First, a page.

Petra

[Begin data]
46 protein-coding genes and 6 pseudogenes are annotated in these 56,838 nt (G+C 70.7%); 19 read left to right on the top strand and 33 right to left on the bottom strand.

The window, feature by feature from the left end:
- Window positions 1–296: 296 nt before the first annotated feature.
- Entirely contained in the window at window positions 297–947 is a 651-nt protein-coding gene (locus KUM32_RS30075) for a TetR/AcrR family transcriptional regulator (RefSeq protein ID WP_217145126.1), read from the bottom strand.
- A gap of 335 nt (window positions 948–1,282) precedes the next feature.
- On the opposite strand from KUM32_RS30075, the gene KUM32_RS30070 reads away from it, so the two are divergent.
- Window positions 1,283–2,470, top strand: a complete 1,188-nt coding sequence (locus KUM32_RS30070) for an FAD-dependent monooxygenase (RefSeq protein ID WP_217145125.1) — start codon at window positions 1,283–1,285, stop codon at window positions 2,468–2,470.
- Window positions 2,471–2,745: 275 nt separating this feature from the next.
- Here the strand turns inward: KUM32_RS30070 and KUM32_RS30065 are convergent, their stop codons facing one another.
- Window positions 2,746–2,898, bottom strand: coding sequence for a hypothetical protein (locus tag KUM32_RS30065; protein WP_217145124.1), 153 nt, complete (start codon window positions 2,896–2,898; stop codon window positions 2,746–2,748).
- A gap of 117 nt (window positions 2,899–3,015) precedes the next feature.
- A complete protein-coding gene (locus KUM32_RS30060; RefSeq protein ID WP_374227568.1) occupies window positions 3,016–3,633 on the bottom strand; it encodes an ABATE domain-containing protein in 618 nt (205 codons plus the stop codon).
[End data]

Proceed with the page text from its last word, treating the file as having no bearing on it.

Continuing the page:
I made it to Petra after an incidental stay in Amman. It was scorching on the day of my arrival, and I certainly felt transported into ancient civilization. Petra was built around 300 BC and was known as Raqmu to the Nabataeans. But the once sprawling center of caravan trade was absent of commerce on the day of my visit. Having arrived just before a strike began in Wadi Musa, I snuck into an abandoned Petra, with hardly a tourist or hawker in sight; only local Bedouins and phantoms. Petra is massive, and the whole day was spent meandering from cave to cave, while at the same time trying to keep my skin covered and my body hydrated. Overlooking the valley, I heard a voice echoing off the walls. A Bedouin invited me to tea with his younger friend. Over cups of sage tea, we discussed their life. It turned out the elder had inherited the cave from his uncle. A UNESCO Heritage site with people still living inside? The respite gave me the energy to climb to the end of Petra to Al Deir, "The Monastery." While looking out over the expanse of Wadi Araba, "The Desolate and Dry Area," I felt myself pulled inward but also backward. Somehow, I realized I had gone far enough on my quest in the Middle East. I began retracing my steps the very next day, hinging my journey on the cliff of that ancient ruin.